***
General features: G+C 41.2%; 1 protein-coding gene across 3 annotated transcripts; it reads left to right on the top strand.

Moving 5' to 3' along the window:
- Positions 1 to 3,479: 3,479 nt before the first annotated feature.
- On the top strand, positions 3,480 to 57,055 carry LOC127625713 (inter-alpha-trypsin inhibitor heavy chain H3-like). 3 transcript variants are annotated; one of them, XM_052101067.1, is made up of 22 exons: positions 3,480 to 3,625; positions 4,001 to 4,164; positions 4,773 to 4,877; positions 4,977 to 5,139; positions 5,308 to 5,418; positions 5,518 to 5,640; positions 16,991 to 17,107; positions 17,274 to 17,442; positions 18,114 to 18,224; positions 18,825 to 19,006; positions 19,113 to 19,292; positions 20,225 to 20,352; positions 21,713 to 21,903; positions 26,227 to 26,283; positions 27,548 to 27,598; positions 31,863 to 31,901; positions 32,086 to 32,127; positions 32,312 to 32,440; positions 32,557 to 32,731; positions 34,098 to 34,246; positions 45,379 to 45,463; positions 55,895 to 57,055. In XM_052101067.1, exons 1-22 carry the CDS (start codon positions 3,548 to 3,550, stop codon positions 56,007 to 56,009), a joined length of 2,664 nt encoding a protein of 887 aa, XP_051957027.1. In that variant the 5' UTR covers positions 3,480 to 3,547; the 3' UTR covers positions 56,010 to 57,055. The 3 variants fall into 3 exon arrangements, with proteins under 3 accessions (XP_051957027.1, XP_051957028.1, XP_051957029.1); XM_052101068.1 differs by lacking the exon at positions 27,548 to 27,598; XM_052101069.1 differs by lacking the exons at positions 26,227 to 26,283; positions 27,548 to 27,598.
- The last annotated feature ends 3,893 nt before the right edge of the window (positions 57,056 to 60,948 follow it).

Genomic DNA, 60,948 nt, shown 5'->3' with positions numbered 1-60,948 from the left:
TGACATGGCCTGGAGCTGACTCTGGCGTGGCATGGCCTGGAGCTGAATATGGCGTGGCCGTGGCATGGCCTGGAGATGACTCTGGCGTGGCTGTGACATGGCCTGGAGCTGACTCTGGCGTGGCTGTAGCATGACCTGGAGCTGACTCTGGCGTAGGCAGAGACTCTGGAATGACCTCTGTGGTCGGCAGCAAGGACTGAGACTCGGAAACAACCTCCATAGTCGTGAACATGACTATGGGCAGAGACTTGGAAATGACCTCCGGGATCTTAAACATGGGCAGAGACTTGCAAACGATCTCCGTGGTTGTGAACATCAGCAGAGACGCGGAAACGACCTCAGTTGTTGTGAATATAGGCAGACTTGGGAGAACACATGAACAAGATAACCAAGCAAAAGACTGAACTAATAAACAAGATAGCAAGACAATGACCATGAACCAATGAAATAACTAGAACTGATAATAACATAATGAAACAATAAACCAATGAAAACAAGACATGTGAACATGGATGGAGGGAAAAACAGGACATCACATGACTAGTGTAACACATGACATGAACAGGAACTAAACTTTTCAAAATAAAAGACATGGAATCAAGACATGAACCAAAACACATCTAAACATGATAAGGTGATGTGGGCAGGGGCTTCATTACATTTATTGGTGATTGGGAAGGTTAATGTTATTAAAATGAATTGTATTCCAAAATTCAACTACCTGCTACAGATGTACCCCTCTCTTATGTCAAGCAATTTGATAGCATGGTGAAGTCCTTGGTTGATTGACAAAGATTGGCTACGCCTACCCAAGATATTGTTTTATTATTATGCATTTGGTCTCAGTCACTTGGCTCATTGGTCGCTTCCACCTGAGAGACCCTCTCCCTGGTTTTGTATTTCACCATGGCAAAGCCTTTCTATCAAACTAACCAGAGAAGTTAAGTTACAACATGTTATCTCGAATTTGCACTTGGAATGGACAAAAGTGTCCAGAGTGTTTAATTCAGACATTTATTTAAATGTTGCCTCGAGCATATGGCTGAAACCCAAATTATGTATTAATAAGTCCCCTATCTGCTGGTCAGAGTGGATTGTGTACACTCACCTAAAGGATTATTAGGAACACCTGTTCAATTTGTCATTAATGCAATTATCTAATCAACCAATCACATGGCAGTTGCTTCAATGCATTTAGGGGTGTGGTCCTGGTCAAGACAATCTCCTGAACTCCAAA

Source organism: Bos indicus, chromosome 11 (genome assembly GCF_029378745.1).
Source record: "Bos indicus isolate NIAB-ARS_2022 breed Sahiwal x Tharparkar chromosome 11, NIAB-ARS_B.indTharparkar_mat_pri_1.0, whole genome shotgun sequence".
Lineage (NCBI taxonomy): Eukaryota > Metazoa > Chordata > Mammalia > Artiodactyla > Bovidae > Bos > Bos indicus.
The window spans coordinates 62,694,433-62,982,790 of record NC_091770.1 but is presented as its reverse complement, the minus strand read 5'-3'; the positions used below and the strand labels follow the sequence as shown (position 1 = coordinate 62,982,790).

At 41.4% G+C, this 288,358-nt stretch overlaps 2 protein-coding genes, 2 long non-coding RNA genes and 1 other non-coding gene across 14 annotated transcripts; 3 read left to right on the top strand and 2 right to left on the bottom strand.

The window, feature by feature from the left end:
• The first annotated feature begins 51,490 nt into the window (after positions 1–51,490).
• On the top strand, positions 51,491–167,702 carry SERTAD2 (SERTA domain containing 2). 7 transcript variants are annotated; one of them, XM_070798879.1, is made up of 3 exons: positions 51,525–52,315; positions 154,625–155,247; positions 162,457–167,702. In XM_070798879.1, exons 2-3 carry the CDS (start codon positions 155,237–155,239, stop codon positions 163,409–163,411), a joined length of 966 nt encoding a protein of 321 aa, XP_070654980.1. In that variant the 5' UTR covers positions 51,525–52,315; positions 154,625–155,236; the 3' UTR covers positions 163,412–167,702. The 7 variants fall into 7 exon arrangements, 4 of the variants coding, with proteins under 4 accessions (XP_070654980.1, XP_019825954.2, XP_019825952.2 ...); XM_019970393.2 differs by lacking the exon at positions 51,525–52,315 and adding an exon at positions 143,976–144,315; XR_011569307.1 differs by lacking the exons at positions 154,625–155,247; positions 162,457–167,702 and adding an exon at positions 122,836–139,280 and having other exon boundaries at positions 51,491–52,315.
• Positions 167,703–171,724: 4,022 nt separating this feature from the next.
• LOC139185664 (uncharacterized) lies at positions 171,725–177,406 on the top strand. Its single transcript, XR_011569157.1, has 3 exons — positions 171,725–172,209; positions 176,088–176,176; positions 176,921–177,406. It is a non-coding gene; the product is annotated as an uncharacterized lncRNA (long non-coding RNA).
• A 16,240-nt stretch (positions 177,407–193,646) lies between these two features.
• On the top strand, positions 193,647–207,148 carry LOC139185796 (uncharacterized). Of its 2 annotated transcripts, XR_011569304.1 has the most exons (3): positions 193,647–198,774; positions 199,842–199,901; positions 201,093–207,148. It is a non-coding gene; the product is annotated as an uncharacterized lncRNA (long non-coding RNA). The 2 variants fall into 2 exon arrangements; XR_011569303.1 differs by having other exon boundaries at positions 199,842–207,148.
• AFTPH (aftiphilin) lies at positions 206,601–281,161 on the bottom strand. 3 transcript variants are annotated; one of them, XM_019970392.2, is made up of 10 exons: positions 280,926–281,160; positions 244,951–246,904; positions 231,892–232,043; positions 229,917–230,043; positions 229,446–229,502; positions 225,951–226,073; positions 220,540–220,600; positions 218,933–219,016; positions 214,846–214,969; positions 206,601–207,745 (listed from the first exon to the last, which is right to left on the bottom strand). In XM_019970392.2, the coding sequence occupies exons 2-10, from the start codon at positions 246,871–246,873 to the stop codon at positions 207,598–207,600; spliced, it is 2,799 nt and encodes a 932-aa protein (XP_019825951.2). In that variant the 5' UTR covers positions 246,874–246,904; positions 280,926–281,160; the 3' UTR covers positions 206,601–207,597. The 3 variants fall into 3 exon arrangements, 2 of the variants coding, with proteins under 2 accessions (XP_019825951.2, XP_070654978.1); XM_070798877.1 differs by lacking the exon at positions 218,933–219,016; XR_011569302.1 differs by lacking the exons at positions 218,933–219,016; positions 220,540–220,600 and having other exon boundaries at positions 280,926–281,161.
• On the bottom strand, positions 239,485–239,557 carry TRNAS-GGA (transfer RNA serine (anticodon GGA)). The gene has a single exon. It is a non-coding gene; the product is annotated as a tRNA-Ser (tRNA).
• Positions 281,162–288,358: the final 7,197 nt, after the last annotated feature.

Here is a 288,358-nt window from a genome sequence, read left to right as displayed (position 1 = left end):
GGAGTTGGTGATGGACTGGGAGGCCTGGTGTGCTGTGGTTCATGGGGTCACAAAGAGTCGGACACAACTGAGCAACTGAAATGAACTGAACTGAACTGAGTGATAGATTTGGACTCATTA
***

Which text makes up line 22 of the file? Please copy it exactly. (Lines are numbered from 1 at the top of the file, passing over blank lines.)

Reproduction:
• Positions 281,162–288,358: the final 7,197 nt, after the last annotated feature.